How Christmas Became The Most Commercialized Holiday by Penne Restad
1956 Woolworth's Christmas window, England
December 1850, Godey's Lady's Book
You've got to hand it to Lucy van Pelt. She called it as she saw it. "Look, Charlie, let's face it," she barked in "A Charlie Brown Christmas." "We all know that Christmas is a big commercial racket. It's run by a big eastern syndicate, you know."
As we conclude yet another season of that commercial racket, we are tempted to think that Christmas had once been a pure holiday, full of wonder and free of capitalistic corruption. Yet there is little evidence that such a day ever existed -- and certainly not in the U.S. In fact, the American Christmas ascended to its central place on the national calendar as a result of an intense marriage between sentiment and commerce, an example of healthy, if uneasy, codependency.
In 1800, Americans recognized the holiday in scattered fragments -- perhaps with a church service, a feast or an outbreak of rowdiness. More often, Christmas Day passed unnoted. But the forces of urbanization, industrialization and immigration had already begun to effect significant cultural changes, not least a greater emphasis on the individual home as a haven from the perceived dangers of the public sphere. The home provided an orderly, moral and nurturing refuge from the increased crowding, competition and contention in the public world of commerce and politics.
It was in this idealized home that the American Christmas took shape, the scraps and slivers of various folk traditions blended to serve a religion of domesticity. The modern holiday first took form among the urban upper classes, where wives and mothers had the leisure to embroider the celebratory rituals of home life. Children hung their stockings "by the chimney with care," anticipating the arrival of Santa Claus. Evergreen trees, freshly cut and carefully positioned in the parlor, sparkled with tinsel, candies and hundreds of tiny candles. As churches caught on to the evolving tradition, sacred spaces were soon transformed by music, liturgy, pageants and greenery.
But Christmas's popularity has, from its formative years, been bound inextricably to the very tumult from which it claimed to be a respite: the burgeoning world of commerce. Rituals set forth at first in modest forms were soon enhanced through the penny press. No better example exists than Clement Clarke Moore's "A Visit from St. Nicholas," written for his family's entertainment in 1823, but soon endlessly reprinted each season in newspapers. In the years after the Civil War, Thomas Nast created a full life and more vivid body for Santa in engravings he did for Harper's Weekly magazine. Other publications printed patterns to knit for Christmas gifts; explained the etiquette of Christmas dinner; and published countless romantic stories in which orphans and widows helped less-sensitive souls understand "the true meaning of Christmas."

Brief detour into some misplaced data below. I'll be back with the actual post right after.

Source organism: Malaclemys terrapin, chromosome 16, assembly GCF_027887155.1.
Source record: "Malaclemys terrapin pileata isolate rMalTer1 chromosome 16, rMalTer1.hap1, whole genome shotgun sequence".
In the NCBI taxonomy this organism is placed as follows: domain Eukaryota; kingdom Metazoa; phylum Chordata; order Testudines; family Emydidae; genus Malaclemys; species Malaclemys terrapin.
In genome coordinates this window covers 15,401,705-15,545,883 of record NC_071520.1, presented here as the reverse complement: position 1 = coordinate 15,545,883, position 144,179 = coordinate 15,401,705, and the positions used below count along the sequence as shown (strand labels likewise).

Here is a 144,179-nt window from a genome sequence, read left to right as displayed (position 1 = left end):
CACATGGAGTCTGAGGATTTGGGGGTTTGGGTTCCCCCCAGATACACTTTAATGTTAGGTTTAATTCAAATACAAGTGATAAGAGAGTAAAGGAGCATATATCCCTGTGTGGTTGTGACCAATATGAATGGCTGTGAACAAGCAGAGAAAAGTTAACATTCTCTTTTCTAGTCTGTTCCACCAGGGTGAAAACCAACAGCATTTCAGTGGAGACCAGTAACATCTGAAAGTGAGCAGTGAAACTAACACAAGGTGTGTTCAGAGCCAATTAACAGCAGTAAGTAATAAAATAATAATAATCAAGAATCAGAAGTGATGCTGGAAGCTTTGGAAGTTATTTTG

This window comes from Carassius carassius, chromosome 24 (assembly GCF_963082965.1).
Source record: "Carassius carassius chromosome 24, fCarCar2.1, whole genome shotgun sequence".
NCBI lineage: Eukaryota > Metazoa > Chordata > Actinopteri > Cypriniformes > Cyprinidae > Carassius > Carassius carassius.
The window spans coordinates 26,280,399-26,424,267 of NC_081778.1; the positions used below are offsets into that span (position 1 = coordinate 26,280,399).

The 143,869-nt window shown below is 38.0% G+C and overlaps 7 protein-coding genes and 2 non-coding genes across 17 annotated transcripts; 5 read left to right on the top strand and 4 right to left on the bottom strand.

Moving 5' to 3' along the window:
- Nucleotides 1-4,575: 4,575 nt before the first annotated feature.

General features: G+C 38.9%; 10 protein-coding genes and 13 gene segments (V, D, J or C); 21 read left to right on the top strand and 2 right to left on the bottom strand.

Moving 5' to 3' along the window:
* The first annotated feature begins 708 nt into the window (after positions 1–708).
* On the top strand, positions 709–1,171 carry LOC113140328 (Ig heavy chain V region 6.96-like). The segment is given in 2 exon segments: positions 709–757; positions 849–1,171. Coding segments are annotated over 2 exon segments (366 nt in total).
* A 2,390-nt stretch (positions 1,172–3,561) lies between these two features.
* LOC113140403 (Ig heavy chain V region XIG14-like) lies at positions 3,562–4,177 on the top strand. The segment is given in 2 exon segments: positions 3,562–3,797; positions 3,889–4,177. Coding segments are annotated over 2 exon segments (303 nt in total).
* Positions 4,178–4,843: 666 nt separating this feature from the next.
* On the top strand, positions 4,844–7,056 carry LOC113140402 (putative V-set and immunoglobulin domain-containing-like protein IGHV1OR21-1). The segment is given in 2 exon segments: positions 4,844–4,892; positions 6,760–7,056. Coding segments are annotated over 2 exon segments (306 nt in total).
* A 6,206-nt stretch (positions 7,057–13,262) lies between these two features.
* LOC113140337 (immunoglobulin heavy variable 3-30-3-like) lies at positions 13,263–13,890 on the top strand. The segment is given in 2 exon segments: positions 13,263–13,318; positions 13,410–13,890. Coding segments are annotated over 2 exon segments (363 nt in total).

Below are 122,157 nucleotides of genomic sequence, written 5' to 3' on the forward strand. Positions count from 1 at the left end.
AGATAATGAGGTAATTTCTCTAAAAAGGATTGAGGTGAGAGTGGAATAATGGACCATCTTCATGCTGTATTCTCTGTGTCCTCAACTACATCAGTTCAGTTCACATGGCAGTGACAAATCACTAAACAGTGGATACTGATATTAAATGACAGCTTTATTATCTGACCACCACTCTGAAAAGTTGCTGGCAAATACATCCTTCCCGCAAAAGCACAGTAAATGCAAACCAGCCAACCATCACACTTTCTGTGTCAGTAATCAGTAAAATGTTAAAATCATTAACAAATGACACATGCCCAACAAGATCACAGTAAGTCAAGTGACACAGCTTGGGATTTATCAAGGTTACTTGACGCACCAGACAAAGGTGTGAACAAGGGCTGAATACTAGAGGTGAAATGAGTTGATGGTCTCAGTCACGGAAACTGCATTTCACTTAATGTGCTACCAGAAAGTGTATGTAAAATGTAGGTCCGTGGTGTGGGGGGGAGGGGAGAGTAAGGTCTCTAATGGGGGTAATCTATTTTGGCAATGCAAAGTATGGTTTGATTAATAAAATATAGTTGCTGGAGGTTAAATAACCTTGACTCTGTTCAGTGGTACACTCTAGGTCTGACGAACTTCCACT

The press's elaboration of Christmas kindled countless new business opportunities.
When Godey's Lady's Book, the most widely read magazine in the
nation at the time, published an image of a family gathered around
a small tree sat atop a table, the idea of a Christmas tree soared in
popularity. Woodsmen started heading into the forests each
December to cut evergreens to sell on street corners. By the 1870's,
parlor Christmas trees had become common, and a new industry
F.W. Woolworth -- who had already pioneered a successful business
model based on fixed prices and 10 cent inventory -- quickly saw
the commercial possibilities in importing Christmas ornaments from
Germany where, he reported, they were "made by the very poorest
Tinsel, toys, candleholders, candles, candies, garlands and wooden ornaments found ready markets. Greenhouse-grown poinsettias were sold as early as 1830, but in the 1870's, New York shops began selling them as Christmas specialties. Louis Prang,
a German immigrant and the inventor of a chromolithography
process, presided over a workforce of hundreds of young women in
Massachusetts who hand-colored Christmas cards -- elegant new
greetings intended to be sent cheaply to family and friends
everywhere. Department stores, novel emporia that tantalized
Americans with goods in every size and quality, became cathedrals
of commerce, important suppliers of the gifts necessary to take home
for family and friends.
By the late 19th century, Christmas ruled over two intertwined domains: the private and public. The lights, sounds and sentiment that symbolized and celebrated home and family had moved outward into public streets and stores. All of which led Charles Dudley Warner to say, in 1884, "We have saved out of the past nearly all that was good in it, and the revived Christmas of our time is no doubt better than the old."
These days, it is a commonplace to say that the economy depends on Christmas sales and that marketing strategies, such as Black Friday, threaten the holiday of yore. True enough. But less often noted is that the market revolution of the 19th century, and the consumer economy it created, made possible and continues to sustain what we mean when we talk about the "spirit of Christmas."
(Penne Restad is the author of "Christmas in America" and a distinguished senior lecturer in the Department of History at the University of Texas at Austin. The opinions expressed in this article are her own.)